Displaying all 4 publications

  1. Sinriah B, Poopalachelvam M
    PMID: 7403946
    Matched MeSH terms: Acanthocephala/anatomy & histology*
  2. Deveaux TP, Schmidt GD, Krishnasamy M
    J Parasitol, 1988 Apr;74(2):322-5.
    PMID: 3128654
    Moniliformis tarsii n. sp. was found in Tarsius bancanus. It is unique in possessing 11-12 longitudinal rows of 6-7 hooks each. Hooks 2 and 3 are conspicuously enlarged, 41-55 microns long. Moniliformis echinosorexi n. sp. differs from all other species in having 12-15 rows of 11-13 hooks that are 34-36 microns long, and in having a proboscis receptacle 1.2-2.0 mm long. Several new host records for M. moniliformis are presented.
    Matched MeSH terms: Acanthocephala/anatomy & histology
  3. Amin OM, Chaudhary A, Heckmann RA, Ha NV, Singh HS
    Acta Parasitol, 2019 Dec;64(4):779-796.
    PMID: 31332657 DOI: 10.2478/s11686-019-00102-3
    BACKGROUND: Most (82%) of the 46 recognized species of Acanthogyrus (Acanthosentis) Verma and Datta, 1929 are known from Asian freshwater fishes. Only three species of Acanthosentis are known from marine or brackish water fishes from India and Pakistan. We have discovered another marine species of Acanthosentis in the Pacific Ocean, off Vietnam.

    PURPOSE: The purpose is to describe the new species morphologically and molecularly and provide new information of its evolutionally relationships with other species of the subgenus.

    METHODS: Standard methods of collection and examination of marine hosts, processing and illustrating of specimens, and taxonomic identification of parasites using the extensive collection of the lead author were used. Specimens were further studied using energy-dispersive X-ray analysis and ion sectioning of hooks, SEM analysis, and molecular sequencing. Type specimens were deposited at the Harold W. Manter Lab. collection, Lincoln, Nebraska.

    RESULTS: Acanthogyrus (Acanthosentis) fusiformis n. sp. is described from the catfish, Arius sp. (Ariidae: Siluriformes) off the Pacific Coast of Vietnam at Bac Lieu in the Gulf of Thailand. The three other marine Indian species include A. (A.) arii Bilqees, 1971 which is also described from a similar catfish, Arius serratus Day off the Karachi coast in the Arabian Sea, Indian Ocean. Our new species from Vietnam is distinguished from the other 46 species by a combination of characters including a small fusiform trunk, complete circles of small hollow spines covering the entire trunk, prominent double apical organs often extending posteriorly past posterior hooks, middle and posterior hooks of equal size slightly smaller than anterior hooks, large neck continuous with the outline of the proboscis without distinct separation, big drop-shaped cephalic ganglion, extension of the proboscis receptacle anteriorly past the base of the proboscis up to the insertion point of the posterior hooks, presence of two para-receptacle structures (PRSs), free unattached thick lemnisci, short female reproductive system with filamentous attachment of the distal end of the uterine bell to the ventral body wall, and small narrowly ellipsoid eggs with thickened polar ends. Partial sequences of the 18S and internal transcribed spacers (ITS1-5.8S-ITS2) of ribosomal RNA were generated and used for phylogenetic analyses to confirm the taxonomic identity of Acanthogyrus (Acanthosentis) fusiformis n. sp.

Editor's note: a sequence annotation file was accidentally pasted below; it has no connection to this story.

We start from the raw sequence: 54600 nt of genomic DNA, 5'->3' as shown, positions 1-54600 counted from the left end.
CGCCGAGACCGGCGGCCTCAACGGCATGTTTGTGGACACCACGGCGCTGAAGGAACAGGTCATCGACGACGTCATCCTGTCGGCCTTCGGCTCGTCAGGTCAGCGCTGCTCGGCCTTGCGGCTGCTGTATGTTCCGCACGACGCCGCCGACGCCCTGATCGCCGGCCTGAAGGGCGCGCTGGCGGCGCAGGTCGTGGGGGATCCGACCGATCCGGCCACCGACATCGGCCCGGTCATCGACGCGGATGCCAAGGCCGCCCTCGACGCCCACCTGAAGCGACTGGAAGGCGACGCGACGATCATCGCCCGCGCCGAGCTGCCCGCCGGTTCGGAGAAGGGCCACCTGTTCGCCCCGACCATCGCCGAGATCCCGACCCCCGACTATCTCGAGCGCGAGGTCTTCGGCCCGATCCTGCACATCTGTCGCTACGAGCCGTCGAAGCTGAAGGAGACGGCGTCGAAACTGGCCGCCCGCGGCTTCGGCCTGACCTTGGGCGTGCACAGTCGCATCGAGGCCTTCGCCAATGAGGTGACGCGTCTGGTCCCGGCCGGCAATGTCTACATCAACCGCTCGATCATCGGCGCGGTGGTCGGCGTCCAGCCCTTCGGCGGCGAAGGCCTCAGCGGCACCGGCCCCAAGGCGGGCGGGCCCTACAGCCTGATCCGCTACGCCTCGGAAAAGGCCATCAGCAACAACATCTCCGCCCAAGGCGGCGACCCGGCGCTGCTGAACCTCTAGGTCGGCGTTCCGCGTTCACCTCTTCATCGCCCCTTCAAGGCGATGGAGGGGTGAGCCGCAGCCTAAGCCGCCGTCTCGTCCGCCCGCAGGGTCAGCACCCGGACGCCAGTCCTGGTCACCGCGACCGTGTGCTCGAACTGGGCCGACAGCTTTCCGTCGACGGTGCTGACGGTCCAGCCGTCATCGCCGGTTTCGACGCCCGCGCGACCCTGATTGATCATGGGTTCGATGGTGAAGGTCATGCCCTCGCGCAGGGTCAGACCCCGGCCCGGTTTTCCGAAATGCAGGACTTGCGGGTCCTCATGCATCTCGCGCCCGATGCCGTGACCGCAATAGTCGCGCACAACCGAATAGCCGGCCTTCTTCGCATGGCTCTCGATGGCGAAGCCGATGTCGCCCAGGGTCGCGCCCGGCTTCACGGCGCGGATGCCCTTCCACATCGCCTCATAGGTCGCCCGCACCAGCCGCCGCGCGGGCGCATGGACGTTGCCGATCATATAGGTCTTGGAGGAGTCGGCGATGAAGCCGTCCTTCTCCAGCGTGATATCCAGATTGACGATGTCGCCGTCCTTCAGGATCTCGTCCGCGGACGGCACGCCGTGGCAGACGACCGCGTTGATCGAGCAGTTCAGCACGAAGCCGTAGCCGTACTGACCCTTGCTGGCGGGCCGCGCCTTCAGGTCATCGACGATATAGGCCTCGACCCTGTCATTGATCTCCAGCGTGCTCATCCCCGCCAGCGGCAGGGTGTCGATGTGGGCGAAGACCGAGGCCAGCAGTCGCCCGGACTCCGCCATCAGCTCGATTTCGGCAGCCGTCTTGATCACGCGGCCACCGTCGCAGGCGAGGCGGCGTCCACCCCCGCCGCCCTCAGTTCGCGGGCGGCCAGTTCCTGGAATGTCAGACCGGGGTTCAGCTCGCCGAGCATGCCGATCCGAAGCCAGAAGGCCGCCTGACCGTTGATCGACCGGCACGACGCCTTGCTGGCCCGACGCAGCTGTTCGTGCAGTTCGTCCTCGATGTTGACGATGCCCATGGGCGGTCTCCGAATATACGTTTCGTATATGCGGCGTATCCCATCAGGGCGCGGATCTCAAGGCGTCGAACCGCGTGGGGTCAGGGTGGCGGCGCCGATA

CONCLUSIONS: We describe unique morphological features of A. fusiformis never before known in the subgenus Acanthosentis. The uniqueness of A. fusiformis is further demonstrated by its EDXA fingerprint characterized by high levels of calcium and phosphorous in hooks. The zoogeography of species of Acanthosentis is elucidated in the Indian subcontinent, the Caribbean, China, and Africa. Molecular data have been available only in few species of Acanthogyrus (Acanthosentis) to date on GenBank database. For 18S, only two sequences from unknown Acanthosentis sp. from India are available, while for the ITS1-5.8S-ITS2 region, only sequences of A. cheni from China and of two unidentified species from Malaysia are available. Additional studies of species of Acanthosentis based on morphological and molecular genetic data will be needed to reconstruct the evolutionary history and phylogenetic affinities of this group of acanthocephalans.

    Matched MeSH terms: Acanthocephala/anatomy & histology*
  4. Moravec F, Wolter J, Körting W
    Folia Parasitol., 1999;46(4):296-310.
    PMID: 10730202
    Five species of adult nematodes, unidentifiable nematode larvae, and three species of acanthocephalans, were found in freshwater ornamental fishes newly imported into Germany from Brazil, Colombia, Indonesia, Malaysia, Nigeria, Peru, Sri Lanka and Thailand. The following species were identified: Adult Nematoda: Pseudocapillaria tomentosa, Capillariidae gen. sp., Dichelyne hartwichi sp. n., Procamallanus (Spirocamallanus) pintoi and Spinitectus allaeri; Acanthocephala: Pseudogorgorhynchus arii gen. et sp. n., Neoechinorhynchus sp. and Pallisentis sp. The nematode Dichelyne hartwichi sp. n. (male only) from the intestine of Chelonodon fluviatilis (Hamilton) from Thailand is characterised mainly by the presence of minute cuticular spines on the tail tip, length of spicules (510 microns) and arrangement of caudal papillae. The acanthocephalan Pseudogorgorhynchus arii sp. n. from the intestine of Ariopsis seemanni (Günther) from Colombia represents a new genus Pseudogorgorhynchus gen. n., differing from other genera of the Rhadinorhynchidae mainly in possessing a small proboscis armed with markedly few (18) hooks arranged in six spiral rows. Spinitectus macheirus Boomker et Puylaert, 1994 and Spinitectus moraveci Boomker et Puylaert, 1994 are considered junior synonyms of Spinitectus allaeri Campana-Rouget, 1961.
    Matched MeSH terms: Acanthocephala/anatomy & histology
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